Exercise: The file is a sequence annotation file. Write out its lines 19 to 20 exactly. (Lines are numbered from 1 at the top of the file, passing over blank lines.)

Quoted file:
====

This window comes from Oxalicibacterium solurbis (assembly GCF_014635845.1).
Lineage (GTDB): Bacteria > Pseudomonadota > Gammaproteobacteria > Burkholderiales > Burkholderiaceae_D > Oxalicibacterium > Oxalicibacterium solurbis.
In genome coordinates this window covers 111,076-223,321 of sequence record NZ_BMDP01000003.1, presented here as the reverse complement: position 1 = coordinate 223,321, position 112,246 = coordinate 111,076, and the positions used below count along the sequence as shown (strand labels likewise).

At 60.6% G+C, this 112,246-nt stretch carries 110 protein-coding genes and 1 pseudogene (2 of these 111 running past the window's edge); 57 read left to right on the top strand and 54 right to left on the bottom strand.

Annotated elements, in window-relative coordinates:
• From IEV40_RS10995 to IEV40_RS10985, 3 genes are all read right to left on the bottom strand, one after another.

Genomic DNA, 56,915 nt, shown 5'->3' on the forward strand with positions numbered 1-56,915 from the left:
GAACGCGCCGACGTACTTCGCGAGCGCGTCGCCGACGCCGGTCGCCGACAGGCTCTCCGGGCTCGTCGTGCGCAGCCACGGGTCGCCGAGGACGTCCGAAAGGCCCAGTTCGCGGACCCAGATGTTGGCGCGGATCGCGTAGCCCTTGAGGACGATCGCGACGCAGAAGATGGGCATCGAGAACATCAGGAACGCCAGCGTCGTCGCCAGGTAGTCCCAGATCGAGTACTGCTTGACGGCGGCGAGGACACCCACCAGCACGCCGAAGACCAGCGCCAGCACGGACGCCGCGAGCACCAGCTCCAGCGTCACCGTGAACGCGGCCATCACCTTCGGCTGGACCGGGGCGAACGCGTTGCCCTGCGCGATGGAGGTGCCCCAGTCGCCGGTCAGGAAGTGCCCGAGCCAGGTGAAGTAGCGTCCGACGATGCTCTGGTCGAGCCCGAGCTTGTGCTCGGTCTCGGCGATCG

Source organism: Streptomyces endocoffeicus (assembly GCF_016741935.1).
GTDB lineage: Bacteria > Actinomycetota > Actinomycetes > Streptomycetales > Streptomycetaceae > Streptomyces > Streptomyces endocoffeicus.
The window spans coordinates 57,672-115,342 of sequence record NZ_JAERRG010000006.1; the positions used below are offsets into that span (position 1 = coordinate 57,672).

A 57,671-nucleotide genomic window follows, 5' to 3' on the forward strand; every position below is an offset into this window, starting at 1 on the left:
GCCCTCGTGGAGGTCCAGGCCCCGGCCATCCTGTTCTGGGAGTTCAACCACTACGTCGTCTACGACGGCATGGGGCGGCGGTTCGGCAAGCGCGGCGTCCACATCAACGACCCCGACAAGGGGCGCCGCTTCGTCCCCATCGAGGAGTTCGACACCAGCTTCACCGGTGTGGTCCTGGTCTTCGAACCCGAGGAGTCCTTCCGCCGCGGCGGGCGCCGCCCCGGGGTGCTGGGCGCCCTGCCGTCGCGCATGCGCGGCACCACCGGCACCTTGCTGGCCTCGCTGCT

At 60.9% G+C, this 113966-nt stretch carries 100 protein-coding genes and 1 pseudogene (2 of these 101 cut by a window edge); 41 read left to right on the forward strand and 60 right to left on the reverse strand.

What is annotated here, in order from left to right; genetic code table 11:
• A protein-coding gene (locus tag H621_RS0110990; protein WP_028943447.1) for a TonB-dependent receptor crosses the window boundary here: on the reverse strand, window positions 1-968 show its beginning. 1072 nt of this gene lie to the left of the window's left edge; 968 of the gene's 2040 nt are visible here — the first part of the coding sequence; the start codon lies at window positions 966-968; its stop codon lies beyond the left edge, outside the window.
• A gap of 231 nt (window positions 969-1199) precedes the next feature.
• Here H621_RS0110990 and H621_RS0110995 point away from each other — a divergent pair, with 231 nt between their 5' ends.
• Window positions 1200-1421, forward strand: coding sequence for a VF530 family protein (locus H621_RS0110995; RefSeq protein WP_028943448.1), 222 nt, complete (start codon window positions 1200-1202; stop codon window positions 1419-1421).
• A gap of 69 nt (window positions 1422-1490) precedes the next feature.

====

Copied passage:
• Window positions 1200-1421, forward strand: coding sequence for a VF530 family protein (locus H621_RS0110995; RefSeq protein WP_028943448.1), 222 nt, complete (start codon window positions 1200-1202; stop codon window positions 1419-1421).
• A gap of 69 nt (window positions 1422-1490) precedes the next feature.